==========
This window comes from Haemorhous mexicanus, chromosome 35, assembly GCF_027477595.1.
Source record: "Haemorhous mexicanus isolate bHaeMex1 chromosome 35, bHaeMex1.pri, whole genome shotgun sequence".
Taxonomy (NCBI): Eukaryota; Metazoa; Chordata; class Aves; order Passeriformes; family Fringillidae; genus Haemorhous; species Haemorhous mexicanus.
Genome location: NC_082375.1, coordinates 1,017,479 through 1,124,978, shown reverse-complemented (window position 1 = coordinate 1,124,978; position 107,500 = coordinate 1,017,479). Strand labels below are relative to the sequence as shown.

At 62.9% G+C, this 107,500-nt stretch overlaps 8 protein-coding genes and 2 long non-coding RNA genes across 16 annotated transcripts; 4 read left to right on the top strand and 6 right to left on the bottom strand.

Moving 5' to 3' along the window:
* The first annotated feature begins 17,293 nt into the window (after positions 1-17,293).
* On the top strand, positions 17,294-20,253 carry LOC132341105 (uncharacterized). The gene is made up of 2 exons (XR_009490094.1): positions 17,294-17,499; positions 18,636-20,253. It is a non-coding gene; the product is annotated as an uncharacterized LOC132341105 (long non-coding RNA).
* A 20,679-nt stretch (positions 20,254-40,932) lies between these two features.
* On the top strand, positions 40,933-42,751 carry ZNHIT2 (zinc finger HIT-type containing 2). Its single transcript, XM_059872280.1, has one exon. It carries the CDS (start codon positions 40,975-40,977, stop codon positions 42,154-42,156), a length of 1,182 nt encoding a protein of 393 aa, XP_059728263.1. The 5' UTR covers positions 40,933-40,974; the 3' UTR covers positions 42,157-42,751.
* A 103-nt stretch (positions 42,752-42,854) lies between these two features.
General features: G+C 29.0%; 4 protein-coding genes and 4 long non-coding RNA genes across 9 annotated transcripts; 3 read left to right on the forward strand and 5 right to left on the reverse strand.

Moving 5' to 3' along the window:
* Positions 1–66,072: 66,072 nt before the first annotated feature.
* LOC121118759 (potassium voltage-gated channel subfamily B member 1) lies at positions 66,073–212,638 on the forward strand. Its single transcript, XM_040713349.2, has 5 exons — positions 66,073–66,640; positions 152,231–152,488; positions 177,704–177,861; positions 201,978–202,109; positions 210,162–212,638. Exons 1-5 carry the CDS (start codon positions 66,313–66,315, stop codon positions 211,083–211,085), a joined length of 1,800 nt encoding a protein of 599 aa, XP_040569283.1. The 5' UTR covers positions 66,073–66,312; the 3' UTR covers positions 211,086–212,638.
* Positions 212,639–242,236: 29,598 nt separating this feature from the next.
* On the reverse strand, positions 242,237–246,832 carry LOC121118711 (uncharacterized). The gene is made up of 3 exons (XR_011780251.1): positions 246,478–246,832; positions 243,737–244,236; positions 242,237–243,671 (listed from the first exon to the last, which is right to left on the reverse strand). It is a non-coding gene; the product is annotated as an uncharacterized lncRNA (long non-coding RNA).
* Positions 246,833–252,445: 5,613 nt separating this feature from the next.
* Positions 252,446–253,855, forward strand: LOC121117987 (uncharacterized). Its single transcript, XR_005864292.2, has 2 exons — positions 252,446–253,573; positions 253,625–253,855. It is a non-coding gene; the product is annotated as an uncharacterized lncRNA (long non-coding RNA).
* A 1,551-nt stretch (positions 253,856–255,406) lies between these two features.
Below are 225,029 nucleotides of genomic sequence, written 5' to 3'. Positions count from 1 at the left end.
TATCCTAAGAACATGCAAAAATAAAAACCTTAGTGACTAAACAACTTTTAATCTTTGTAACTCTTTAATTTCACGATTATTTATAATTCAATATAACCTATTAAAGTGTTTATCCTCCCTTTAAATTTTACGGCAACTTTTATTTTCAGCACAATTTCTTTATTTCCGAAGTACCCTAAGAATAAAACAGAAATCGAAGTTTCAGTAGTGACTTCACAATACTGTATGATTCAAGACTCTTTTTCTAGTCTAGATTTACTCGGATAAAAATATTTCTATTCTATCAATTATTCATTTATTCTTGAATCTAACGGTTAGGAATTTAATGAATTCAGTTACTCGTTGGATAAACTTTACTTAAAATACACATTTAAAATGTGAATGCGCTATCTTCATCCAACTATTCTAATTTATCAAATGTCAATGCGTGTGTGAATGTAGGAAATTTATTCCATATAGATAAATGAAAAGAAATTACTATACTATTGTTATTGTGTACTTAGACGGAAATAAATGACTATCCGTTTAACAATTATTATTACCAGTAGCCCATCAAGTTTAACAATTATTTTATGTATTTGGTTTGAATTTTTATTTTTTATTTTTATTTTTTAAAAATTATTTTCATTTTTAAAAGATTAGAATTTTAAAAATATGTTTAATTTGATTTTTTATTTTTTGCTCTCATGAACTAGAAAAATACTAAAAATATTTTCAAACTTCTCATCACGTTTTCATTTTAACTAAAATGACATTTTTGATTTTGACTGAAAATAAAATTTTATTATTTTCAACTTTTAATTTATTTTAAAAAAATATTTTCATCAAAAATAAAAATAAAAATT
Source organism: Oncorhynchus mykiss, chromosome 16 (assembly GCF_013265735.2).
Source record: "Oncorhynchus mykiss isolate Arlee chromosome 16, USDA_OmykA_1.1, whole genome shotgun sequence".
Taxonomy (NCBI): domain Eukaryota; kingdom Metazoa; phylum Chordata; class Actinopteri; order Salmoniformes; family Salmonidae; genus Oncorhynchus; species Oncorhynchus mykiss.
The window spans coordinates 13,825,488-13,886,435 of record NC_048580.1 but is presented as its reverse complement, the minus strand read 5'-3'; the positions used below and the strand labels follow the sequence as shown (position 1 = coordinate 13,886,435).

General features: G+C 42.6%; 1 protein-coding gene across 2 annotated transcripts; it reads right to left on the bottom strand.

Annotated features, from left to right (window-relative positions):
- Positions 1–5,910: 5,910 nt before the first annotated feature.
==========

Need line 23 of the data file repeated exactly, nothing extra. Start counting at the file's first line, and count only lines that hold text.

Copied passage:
Source organism: Oncorhynchus mykiss, chromosome 16 (assembly GCF_013265735.2).